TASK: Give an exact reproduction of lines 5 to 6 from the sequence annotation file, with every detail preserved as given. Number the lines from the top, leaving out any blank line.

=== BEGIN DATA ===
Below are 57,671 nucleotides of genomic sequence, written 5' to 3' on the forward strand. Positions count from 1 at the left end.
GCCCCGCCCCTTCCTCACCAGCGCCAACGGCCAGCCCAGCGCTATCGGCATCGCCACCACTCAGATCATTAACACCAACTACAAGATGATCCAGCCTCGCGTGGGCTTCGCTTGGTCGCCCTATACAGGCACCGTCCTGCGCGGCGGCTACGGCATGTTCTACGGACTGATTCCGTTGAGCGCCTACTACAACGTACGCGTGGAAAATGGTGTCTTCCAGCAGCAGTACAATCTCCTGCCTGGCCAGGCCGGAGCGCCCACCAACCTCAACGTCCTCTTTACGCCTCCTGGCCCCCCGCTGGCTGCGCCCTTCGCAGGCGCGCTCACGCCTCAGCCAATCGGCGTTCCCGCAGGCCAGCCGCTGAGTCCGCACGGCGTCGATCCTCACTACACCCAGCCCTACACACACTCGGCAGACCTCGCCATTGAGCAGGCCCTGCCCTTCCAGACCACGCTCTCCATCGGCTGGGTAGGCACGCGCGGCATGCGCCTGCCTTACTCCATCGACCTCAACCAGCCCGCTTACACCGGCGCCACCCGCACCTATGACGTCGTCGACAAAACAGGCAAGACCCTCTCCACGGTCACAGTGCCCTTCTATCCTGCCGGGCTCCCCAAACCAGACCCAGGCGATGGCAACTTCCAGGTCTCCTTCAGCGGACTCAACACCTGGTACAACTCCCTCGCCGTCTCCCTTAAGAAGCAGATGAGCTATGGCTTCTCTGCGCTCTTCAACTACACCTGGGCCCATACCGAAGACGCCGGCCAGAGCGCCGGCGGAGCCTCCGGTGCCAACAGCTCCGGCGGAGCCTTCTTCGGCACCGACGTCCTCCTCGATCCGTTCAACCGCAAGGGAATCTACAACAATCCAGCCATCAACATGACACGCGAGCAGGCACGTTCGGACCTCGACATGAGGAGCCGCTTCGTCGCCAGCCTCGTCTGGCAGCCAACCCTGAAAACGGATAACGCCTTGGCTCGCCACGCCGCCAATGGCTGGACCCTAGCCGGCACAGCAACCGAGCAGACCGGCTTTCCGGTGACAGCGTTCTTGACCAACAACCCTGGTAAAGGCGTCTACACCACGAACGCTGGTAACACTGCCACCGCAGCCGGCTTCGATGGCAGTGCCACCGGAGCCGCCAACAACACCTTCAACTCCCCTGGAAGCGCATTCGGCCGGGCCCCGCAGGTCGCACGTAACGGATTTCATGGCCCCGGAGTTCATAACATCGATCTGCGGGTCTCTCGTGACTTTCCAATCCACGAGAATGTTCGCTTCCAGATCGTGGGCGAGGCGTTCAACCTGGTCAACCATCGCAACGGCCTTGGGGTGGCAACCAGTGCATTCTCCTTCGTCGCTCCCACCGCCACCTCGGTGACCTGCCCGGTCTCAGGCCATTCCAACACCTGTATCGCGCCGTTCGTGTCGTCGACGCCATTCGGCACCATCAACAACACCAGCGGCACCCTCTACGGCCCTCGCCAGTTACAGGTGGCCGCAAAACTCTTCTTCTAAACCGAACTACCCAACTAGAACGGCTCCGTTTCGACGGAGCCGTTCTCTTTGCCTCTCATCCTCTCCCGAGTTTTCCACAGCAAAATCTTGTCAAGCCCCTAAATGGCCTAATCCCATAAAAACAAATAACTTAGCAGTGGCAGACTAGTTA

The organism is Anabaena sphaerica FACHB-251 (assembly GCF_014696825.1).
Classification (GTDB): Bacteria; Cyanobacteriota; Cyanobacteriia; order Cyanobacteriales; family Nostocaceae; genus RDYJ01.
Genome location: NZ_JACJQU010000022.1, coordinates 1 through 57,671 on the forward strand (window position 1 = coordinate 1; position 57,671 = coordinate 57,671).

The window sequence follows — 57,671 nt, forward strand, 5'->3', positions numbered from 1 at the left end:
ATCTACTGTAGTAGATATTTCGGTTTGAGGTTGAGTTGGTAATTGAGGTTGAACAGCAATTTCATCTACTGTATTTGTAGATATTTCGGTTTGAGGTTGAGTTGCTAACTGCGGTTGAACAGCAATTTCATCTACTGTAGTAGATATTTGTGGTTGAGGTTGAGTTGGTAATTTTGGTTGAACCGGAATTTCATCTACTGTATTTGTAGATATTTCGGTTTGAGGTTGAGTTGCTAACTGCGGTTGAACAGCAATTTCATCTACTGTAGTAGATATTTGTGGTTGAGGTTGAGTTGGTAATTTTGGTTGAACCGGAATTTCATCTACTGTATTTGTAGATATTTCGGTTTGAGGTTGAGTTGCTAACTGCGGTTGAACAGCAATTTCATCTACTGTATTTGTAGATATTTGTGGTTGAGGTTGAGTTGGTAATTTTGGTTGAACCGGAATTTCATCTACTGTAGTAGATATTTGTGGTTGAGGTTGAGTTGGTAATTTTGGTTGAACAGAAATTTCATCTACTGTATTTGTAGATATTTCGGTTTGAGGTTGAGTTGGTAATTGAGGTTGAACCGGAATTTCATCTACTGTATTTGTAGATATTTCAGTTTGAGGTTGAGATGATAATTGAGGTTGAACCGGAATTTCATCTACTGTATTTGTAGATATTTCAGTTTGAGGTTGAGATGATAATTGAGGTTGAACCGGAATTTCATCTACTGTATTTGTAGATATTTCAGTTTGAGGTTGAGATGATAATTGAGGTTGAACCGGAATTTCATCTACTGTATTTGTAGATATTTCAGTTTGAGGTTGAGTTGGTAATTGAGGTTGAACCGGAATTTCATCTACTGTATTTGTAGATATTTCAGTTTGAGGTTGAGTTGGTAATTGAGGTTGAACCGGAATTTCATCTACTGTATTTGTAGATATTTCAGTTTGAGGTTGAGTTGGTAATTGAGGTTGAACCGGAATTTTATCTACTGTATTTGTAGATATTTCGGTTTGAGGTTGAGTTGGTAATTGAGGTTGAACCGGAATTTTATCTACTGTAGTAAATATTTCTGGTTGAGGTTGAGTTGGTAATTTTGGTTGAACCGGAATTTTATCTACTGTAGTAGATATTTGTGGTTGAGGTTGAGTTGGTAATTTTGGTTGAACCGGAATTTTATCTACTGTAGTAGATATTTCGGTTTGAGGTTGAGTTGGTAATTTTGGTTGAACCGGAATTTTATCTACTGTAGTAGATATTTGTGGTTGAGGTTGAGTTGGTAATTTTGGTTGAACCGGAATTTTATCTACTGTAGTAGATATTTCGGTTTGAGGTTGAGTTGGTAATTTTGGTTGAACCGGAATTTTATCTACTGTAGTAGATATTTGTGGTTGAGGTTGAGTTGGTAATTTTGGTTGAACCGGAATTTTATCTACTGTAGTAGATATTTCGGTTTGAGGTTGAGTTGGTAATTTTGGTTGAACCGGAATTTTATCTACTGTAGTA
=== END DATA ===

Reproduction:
Genome location: NZ_JACJQU010000022.1, coordinates 1 through 57,671 on the forward strand (window position 1 = coordinate 1; position 57,671 = coordinate 57,671).

The window sequence follows — 57,671 nt, forward strand, 5'->3', positions numbered from 1 at the left end: